Subject Re: [IBO] Integer Overflow Exception - TIB_StoredProc
Author G. Nau
then I'll drop the IB_StoredProcs and give it a try with ib_cursor.
The effective procedure I'm using in my application is given a
stringlist with partnumbers and will return the PK of the first one
the SP which simply returns "1" was just to verify it's not the SP itself
giving the overflow and can replicate the overflow in a small test


Am 7 Sep 2005 um 19:18 hat Helen Borrie geschrieben:

> At 10:31 AM 7/09/2005 +0200, you wrote:
> >Hellen,
> >it is indeed an integer overflow and not a GDSCode.
> >The overflow happens in the IB_storedproc.execute method.
> TIB_Dataset.SysClose (in my version 4.5Ai of IBO)
> >---
> > try
> > Inc( FCursorGen ); <<<<-- here
> > except
> > FCursorGen := 0;
> > end;
> >---
> >FcursorGen is defined as word and overflowing at a count of 65535
> >(which happens approx. after calling TIB_Storedproc.execute 32768
> >times).
> Still, I think it will be signed, so WORD (being a 4-byte integer) will
> overflow at 32768.
> >Is this a limitation within FB or do I have to do some cleanup work
> >after a call to TIB_storedproc.execute to keep the value of the
> >FCursorGen low?
> I don't know the answer but I would suppose that Jason limits it
> deliberately for a specific reason, e.g. to lower the bar for excessive
> concurrent executions, or something of that ilk.
> Hopefully Jason will step in and explain his exact rationale.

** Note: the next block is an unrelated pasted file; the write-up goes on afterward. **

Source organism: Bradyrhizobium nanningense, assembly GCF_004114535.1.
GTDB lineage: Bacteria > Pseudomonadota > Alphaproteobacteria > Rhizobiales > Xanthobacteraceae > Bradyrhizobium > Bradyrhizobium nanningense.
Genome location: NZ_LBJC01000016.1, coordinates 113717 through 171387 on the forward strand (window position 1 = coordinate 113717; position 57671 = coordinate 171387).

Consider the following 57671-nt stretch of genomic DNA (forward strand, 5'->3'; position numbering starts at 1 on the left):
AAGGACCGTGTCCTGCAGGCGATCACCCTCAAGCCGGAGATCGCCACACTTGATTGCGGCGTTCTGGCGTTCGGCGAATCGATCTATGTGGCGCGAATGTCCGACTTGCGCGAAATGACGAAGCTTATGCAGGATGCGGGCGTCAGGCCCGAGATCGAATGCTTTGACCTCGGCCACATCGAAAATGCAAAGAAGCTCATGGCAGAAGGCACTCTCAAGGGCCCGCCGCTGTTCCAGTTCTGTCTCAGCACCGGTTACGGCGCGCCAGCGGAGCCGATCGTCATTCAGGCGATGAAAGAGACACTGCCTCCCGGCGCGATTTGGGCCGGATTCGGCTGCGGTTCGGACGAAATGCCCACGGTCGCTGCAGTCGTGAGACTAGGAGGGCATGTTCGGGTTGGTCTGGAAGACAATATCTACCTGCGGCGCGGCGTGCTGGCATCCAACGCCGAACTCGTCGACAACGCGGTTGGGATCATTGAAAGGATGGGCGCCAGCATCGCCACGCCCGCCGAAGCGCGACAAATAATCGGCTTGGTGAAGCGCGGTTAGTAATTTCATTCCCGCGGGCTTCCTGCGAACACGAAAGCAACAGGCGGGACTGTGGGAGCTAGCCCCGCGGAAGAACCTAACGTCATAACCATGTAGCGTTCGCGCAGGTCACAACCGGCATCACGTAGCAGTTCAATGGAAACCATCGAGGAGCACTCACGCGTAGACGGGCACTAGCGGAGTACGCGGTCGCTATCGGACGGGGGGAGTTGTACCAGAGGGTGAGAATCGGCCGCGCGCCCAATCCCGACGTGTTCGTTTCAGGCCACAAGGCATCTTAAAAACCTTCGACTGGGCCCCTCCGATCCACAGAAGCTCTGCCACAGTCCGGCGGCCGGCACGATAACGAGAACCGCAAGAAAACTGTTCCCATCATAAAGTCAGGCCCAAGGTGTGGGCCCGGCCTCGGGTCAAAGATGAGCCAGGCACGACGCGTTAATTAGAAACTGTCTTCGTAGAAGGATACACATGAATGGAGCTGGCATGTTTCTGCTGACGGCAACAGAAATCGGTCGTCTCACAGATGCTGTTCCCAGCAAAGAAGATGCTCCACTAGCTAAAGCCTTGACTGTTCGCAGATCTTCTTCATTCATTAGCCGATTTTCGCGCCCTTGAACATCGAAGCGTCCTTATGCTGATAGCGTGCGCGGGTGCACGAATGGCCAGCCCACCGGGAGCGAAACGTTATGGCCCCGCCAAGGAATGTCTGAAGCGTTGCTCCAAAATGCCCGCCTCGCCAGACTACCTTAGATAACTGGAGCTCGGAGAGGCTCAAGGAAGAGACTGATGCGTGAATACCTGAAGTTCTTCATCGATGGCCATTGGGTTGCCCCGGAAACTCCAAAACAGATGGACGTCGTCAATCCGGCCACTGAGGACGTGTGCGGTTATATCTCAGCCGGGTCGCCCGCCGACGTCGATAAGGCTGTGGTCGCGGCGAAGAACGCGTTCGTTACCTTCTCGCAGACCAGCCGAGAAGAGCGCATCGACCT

> >To give it a test I redefined the FcursorGen from Word to LongWord
> >and can call TIB_storedproc now without any limit.
> >But this doesn't sound like a correct solution to me.
> >What has to be done to keep the FCursorGen counter at low
> >numbers?
> In real life, you wouldn't have a SP like your example. Why wouldn't you
> just write a client function to calculate something that always produced
> the same result (or an algorithmic result)? SPs are meant to act on data,
> within the context of a transaction.
> It's very uncool, for example, to iterate through 30,000 records on the
> client side and feed through 30,000 SP calls - presumably parameterised to
> be at all useful - without batching them into realistic chunks. If a
> developer absolutely insists on designing an application this way, then
> 8000 record changes is the recommended maximum per transaction.
> If (as your sample SP suggests) your aim is to return a set from the SP,
> then you would not have multiple SP calls in a transaction: only one.
> A further tip: stay clear of TIB_StoredProc. It's only there for
> compatibility. IBO has much better ways to use SPs - ib_query or ib_cursor
> for selectable procedures, ib_dsql for executable ones.
> Helen

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